[From Brown's 1882 Directory]

[Historical Chapter]

[Manx Industries 1867-1868]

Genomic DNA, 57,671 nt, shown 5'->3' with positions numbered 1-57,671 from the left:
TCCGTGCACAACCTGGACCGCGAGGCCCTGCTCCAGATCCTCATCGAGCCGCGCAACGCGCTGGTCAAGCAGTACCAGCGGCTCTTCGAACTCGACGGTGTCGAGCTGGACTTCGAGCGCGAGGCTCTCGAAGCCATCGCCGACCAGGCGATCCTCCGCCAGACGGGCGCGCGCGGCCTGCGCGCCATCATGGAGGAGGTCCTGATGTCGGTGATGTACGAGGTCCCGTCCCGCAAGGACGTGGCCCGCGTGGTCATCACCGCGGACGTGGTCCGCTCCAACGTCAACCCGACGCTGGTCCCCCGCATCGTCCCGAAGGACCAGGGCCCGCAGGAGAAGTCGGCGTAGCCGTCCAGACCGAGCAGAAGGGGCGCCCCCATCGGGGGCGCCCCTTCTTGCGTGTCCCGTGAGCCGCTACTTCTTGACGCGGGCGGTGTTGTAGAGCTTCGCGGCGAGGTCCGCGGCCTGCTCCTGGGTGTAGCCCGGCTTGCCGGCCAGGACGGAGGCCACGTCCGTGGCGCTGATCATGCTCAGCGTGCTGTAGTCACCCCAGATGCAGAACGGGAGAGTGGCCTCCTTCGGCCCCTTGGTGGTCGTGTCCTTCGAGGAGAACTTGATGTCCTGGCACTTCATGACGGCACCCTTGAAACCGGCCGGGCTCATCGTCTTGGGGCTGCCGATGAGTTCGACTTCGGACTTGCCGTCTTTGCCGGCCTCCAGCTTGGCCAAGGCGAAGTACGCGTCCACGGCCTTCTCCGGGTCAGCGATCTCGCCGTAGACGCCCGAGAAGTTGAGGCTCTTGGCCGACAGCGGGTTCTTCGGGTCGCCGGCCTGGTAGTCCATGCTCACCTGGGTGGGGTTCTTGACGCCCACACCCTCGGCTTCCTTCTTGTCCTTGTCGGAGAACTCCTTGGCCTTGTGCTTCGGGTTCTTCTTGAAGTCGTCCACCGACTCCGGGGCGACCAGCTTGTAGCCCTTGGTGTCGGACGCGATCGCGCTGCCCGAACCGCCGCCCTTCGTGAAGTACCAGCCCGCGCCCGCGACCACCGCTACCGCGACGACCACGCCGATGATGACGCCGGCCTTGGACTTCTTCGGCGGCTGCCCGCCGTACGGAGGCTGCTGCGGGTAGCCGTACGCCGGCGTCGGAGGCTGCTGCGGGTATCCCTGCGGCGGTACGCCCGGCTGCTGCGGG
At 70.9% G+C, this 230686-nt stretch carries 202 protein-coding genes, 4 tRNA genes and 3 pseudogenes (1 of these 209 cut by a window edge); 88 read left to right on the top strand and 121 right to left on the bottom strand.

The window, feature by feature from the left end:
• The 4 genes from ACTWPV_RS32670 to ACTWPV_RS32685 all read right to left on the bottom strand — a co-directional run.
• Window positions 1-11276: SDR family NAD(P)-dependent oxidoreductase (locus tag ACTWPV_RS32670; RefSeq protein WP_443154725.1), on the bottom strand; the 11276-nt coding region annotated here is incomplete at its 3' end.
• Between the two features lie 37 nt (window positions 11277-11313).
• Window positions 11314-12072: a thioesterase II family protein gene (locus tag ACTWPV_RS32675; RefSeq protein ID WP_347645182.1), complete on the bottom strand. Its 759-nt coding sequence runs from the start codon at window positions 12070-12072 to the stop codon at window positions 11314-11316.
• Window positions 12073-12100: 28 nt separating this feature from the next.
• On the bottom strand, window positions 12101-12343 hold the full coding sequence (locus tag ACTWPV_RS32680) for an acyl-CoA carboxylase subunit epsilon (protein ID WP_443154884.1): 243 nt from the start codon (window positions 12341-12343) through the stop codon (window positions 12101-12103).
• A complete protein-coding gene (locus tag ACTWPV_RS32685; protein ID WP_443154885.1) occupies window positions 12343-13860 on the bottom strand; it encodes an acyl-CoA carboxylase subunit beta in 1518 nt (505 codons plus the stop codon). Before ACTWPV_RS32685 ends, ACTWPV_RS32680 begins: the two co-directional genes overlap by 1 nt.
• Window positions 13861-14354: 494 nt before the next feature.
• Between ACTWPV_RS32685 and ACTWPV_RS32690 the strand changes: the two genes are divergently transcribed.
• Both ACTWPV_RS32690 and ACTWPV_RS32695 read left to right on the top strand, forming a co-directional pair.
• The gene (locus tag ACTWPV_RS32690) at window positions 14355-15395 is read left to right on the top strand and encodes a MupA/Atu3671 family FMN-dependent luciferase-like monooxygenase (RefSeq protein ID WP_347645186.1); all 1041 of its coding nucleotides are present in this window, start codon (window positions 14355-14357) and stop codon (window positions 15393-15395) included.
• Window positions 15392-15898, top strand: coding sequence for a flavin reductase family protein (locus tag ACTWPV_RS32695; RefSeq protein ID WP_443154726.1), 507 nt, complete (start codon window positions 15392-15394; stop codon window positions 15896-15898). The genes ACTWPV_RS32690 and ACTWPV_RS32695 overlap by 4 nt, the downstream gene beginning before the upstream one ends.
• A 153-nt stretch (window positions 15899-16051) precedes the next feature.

Other legislative measures of great importance to the development of the general interests of the Island, and the assimilation of its modes of procedure with those of the neighbouring countries, were adopted by the Insular Legislature during the period thus occupied in the discussion of the Highway Question. Among these were the Appellate Jurisdiction Act, the Petty Sessions and Summary Jurisdiction Acts, the Criminal Code, the Limited Liability Act, the Real Property Act—making real property liable to the payment of debts and devisable by will—the Wills Act, the Act for the Prevention of Adulteration and the appointment of a Public Analyst, and the Registration of Deeds Act. The steady progress of the country was clearly shown by the persistent increase of its revenue, which, according to the Lieut.. Governor’s financial statement for the year ending March 31st, 1868, presented to the Tynwald Court at St. John’s, on July 6th, was £3,500 in excess of the preceding year, notwithstanding some considerable reductions which had been made in the duties on tea and several other articles. Agriculture also made great progress under the stimulating influence of the Isle of Man Agricultural Society and the Isle of Man Farmers’ Club, which, by encouraging the improvement of farm stock and the introduction of modern implements and machinery, and of more scientific systems of manuring and cropping; by instituting prize ploughing matches, by establishing annual shows of farm stock and produce, and generally by disseminating information respecting the latest improvements in agriculture, contributed powerfully toward placing Manx farming upon a more satisfactory footing. The rapid growth of the trade of Douglas consequent upon its increasing reputation as a summer watering place, also greatly assisted in this improvement of Manx agri culture. Until this summer trade had grown sufficiently to influence the demand for farm produce, the prices attainable had been too unremunerative to stimulate enterprise or repay any great outlay upon the land. For example, the best beef and mutton in the Island sold at two-pence to fourpence the pound, and good veal and pork were sold at three-halfpence to twopence the pound; fresh butter sold at sixpence the pound, and new laid eggs at four a penny; potatoes could be bought at twopence the stone of 14 lbs., and other things in proportion. With such prices as these at home, and with no foreign market open to him, there was nothing to encourage the Manx farmer to put more capital into his land or to increase the amount of his production. But with the development of the summer trade of Douglas, things gradually changed for the better. Year by year the number of summer visitors increased, for many years defying the most energetic efforts of the Steam-packet Company and the people of Douglas to cope with their wants; and, notwithstanding the utmost attempts of the farmers and market gardeners (who had sprung up with the occasion) to meet the requirements of the home market, the supply, during the height of the season, often fell far short of the demand. Coincident with this improvement of the home market came the opening up of the English markets to the Island through the establishment of the Steampacket Company. The central district has never availed itself to any great extent of this additional market, being fully occupied in supplying the home trade; but in the northern and southern districts a considerable export trade has sprung up, especially in cattle and potatoes. As a natural consequence of these favourable circumstances prices have greatly improved, so much so that there is now scarcely any difference between the market value of farm produce of all kinds in the Island and in England. Some few things are a little cheaper in the Island in the winter, when the demand is less; but, on the other hand, many articles in special request for the visitors are considerably higher in the summer. This improvement in the agricultural market of the Island has strongly re-acted upon Manx agriculture itself. Rents have steadily gone up, until, the quality of the land being taken into account, they are as high as (higher, it has been asserted than) they are in England; the old lands are more carefully cultivated, and large tracts of new land are being fast broken in; the condition of both farmers and farm labourers has been greatly improved; and, though the Manx farmer has suffered, like his English and Scotch brethren, from the effects of American competition, he is very much better off than his forefathers.